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I am trying to read a *.csv-file.

The *.csv-file consist of two columns separated by semicolon (";").

I am able to read the *.csv-file using StreamReader and able to separate each line by using the Split() function. I want to store each column into a separate array and then display it.

Is it possible to do that?

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@Marc: unfortunately in non-english cultures (e.g. Italian) when you save an excel to CSV it uses ";" as separator... this has made CSV a non-standard imo :( –  digEmAll Mar 12 '11 at 14:22
10  
I always read CSV as character-separated-values since people call files CSV even if they don't use a comma as separator. And there are so many dialects with different quoting or escaping rules in practice that you can't really talk of a standard even if in theory there is a RFC. –  CodesInChaos Mar 12 '11 at 14:31
9  
still no accepted answer, Rushabh? –  T.W.R.Cole Jan 28 '13 at 20:13

11 Answers 11

You can do it like this:

using System.IO;

static void Main(string[] args)
{
    var reader = new StreamReader(File.OpenRead(@"C:\test.csv"));
    List<string> listA = new List<string>();
    List<string> listB = new List<string>();
    while (!reader.EndOfStream)
    {
        var line = reader.ReadLine();
        var values = line.Split(';');

        listA.Add(values[0]);
        listB.Add(values[1]);
    }
}
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3  
Thanks for this, I had forgotten how to split lines in a csv file (dumb me!) but your solution helped me :) –  Hallaghan Sep 15 '11 at 15:58
    
.EndOfStream is not available in .NET 1.1. Is while (reader.WriteLine) the way to go? –  B. Clay Shannon May 28 '13 at 22:54
1  
@ClayShannon The implementation of EndOfStream more or less checks to see if the current position of the reader is less than the length of the total number of bytes in the file. This works for me within my while constructor rdr.BaseStream.Position < rdr.BaseStream.Length. Remember a StreamReader is just a convenient wrapper around a Stream so with that being said you can implement your own custom methods if your version of .NET doesn't have them. –  The Muffin Man Jun 29 '13 at 5:48
    
It's over 3 years later and this question is still helping someone. I feel bad that you didn't get an accept on this. –  McAdam331 Aug 12 at 17:50
    
Does not handle field values with commas, etc. –  Mike Aug 26 at 18:39

LINQ way:

var lines = File.ReadAllLines("test.txt").Select(a => a.Split(';'));
var csv = from line in lines
          select (from piece in line
                  select piece);

^^Wrong - Edit by Nick

It appears the original answerer was attempting to populate csv with a 2 dimensional array - an array containing arrays. Each item in the first array contains an array representing that line number with each item in the nested array containing the data for that specific column.

var csv = from line in lines
          select (line.Split(',')).ToArray();
share|improve this answer
2  
Maybe I'm missing something, but I'm not sure what the point of your csv variable is - aren't you just re-creating the same data structure that is alread in lines? –  Ben Hughes May 14 '13 at 1:10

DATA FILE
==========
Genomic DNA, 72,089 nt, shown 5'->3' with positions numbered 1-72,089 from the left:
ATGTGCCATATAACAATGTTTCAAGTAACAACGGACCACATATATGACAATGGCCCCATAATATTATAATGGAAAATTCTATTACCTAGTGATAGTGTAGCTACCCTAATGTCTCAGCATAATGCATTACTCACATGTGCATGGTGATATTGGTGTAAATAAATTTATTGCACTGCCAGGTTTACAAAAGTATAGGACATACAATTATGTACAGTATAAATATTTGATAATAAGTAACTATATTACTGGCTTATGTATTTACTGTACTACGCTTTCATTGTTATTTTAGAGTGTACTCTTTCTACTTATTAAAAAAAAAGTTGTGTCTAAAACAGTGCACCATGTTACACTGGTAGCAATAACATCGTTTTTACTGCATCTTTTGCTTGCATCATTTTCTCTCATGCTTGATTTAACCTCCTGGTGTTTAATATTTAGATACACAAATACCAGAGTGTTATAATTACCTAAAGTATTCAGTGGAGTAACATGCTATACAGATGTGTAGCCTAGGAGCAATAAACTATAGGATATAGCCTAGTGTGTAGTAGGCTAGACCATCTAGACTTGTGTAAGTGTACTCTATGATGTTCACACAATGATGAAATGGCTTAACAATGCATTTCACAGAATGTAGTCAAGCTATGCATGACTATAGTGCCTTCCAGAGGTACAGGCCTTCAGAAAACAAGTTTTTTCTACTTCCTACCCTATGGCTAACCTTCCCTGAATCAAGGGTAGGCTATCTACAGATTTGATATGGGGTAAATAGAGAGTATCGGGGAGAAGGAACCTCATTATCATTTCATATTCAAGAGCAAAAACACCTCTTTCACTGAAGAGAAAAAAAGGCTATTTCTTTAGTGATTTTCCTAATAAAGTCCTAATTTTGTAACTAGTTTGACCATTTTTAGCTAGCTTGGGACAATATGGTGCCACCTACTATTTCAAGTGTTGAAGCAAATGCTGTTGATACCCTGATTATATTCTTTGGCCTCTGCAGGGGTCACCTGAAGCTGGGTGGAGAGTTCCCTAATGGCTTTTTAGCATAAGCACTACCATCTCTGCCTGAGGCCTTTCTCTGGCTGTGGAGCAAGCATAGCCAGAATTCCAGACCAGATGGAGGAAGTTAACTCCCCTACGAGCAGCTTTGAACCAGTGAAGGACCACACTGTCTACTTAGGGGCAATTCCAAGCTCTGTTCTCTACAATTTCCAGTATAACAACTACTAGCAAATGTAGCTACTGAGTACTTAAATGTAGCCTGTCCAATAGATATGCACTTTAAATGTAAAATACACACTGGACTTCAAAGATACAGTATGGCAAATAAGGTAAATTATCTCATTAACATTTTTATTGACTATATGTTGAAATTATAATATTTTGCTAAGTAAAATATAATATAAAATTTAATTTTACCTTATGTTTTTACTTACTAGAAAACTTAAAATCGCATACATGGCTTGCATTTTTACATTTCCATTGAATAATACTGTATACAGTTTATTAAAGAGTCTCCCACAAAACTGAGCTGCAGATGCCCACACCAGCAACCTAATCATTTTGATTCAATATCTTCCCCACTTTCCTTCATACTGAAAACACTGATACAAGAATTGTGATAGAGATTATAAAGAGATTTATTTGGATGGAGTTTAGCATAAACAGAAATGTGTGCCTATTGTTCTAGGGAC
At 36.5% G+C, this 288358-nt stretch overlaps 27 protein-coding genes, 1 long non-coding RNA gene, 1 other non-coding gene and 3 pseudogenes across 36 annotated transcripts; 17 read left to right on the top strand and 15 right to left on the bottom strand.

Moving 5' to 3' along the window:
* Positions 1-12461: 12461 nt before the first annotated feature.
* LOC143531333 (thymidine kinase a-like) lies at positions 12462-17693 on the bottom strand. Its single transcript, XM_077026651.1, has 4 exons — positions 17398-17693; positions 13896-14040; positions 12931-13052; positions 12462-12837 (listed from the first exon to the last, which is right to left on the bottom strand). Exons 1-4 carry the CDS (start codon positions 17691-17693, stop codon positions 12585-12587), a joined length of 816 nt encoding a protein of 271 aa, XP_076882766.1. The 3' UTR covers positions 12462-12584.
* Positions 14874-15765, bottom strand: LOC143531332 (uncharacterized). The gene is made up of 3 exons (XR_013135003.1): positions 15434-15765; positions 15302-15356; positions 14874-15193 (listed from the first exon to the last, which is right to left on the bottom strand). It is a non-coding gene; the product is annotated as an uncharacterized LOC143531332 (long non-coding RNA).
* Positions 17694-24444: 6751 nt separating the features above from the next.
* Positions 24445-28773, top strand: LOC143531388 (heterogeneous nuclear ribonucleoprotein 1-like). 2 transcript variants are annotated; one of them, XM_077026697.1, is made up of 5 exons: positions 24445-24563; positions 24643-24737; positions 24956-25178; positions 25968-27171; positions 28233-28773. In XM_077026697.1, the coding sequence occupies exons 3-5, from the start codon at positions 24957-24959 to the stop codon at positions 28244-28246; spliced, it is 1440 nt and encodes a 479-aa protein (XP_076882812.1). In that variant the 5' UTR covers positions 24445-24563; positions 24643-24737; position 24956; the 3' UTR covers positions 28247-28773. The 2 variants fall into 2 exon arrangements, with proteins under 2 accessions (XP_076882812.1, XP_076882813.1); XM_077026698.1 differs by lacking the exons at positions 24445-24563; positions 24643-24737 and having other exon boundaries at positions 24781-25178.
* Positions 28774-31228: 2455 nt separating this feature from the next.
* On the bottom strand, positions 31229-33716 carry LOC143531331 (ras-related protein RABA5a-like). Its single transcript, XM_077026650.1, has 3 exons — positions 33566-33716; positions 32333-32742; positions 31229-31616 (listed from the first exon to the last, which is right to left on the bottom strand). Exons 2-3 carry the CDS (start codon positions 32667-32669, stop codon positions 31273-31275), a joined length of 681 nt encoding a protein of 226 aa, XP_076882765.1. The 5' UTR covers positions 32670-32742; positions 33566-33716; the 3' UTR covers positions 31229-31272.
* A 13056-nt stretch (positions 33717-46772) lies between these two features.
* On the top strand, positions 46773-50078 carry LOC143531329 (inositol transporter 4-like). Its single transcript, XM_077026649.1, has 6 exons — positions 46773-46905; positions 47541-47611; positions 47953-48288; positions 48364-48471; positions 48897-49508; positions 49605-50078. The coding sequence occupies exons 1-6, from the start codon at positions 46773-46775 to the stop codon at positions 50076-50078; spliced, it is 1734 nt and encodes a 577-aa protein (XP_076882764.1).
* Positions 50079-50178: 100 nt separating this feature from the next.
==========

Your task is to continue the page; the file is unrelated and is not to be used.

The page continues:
@Ben: I think you need to learn about either Link Wray or the LINQ way. Unfortunately for me, this won't work in .NET 1.1 –  B. Clay Shannon May 28 '13 at 22:35
4  
@ClayShannon .NET 1.1 ? I'm...very sorry for you. –  contactmatt Jun 3 '13 at 17:55
2  
@contactmatt: I won't disabuse you of that sentiment. –  B. Clay Shannon Jun 3 '13 at 19:01
2  
I also want to point out that csv's can be quoted... So using string.Split isn't a viable option. –  Alxandr Jul 9 '13 at 10:48

I usually use this parser from codeproject, since there's a bunch of character escapes and similar that it handles for me.

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1  
this thing is very good and fast. If you're in a business situation and need to get cracking use this. –  gjvdkamp Mar 12 '11 at 14:45

Here is my variation of the top voted answer:

    var contents = File.ReadAllText(filename).Split('\n');
    var csv = from line in contents
              select line.Split(',').ToArray();
share|improve this answer

You can't create an array immediately because you need to know the number of rows from the beginning (and this would require to read the csv file twice)

You can store values in two List<T> and then use them or convert into an array using List<T>.ToArray()

Very simple example:

var column1 = new List<string>();
var column2 = new List<string>();
using (var rd = new StreamReader("filename.csv"))
{
    while (!rd.EndOfStream)
    {
        var splits = rd.ReadLine().Split(';');
        column1.Add(splits[0]);
        column2.Add(splits[1]);
    }
}
// print column1
Console.WriteLine("Column 1:");
foreach (var element in column1)
    Console.WriteLine(element);

// print column2
Console.WriteLine("Column 2:");
foreach (var element in column2)
    Console.WriteLine(element);
share|improve this answer
    
You might want to correct your copy&paste bugs and splits[2] –  Jakub Konecki Mar 12 '11 at 14:21
    
@Jakub: yes, fixed thanks ;) –  digEmAll Mar 12 '11 at 14:24

Just came across this library: https://github.com/JoshClose/CsvHelper

Very intuitive and easy to use. Has a nuget package too which made is quick to implement: http://nuget.org/packages/CsvHelper/1.17.0. Also appears to be actively maintained which I like.